Ground rules for myself were that working a part time job was out. I hated working my normal 40 hour week and being committed to having to be at a certain spot at a certain time five or six days a week. Over the years I have worked part time jobs to pay off bills that got away and it always take longer to save that money than planned and family life suffers. Any extra income I earn is done on my own terms with me setting the limits. I like to control my own life.
Before I begin I must add one thought: If you need to own a vehicle, then that vehicle needs to be a pickup truck. It will allow you to earn extra dollars several ways and make life easier. It should be the number one choice vehicle of survivalist.
As I write this I have just completed two days of doing one of the easiest ways to make extra money I know. A friend and I cleaned out a closing business of scrap metal and in four trips so far we have grossed just under $300. By the time we finish the place my guess is that we will net over $400.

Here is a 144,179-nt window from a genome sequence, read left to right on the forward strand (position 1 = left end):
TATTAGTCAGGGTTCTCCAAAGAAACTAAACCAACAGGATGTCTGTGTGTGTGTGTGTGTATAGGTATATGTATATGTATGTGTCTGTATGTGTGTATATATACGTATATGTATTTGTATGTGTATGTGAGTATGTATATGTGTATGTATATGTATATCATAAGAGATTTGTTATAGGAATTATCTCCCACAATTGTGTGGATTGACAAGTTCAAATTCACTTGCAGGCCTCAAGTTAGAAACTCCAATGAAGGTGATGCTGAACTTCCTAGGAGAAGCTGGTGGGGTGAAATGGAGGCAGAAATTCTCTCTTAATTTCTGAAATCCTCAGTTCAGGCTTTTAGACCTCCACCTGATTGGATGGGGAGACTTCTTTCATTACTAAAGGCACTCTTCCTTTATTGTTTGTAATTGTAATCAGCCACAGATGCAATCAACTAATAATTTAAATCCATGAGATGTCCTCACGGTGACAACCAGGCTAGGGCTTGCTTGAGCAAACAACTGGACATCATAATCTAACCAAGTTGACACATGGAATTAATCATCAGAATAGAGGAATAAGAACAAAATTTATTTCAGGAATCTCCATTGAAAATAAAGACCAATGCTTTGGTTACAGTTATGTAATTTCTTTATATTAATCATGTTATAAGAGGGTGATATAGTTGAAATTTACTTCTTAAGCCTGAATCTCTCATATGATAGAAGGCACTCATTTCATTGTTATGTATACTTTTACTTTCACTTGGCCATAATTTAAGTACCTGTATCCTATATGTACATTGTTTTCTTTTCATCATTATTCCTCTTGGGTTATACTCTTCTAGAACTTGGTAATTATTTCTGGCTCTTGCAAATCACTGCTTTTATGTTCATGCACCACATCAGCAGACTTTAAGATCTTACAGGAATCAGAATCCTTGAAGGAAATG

Most medium and large towns have a scrap dealer that will pay for old metal items. I will not take a lot of time to explain to you the need to sort metal from ferrous and non-ferrous and all the fine points that being a scraper entails. If you are not familiar with scraping metal talk to someone that is and they can help you. The thing that I want you to know is this; metal sold equals cash. In all the years I have sold scrap I have never been handed a check, only [greenback] dollars. That extra few hundred dollars that you can get for scrap can mean the difference between buying an old Turkish Mauser or a nicer semi-auto.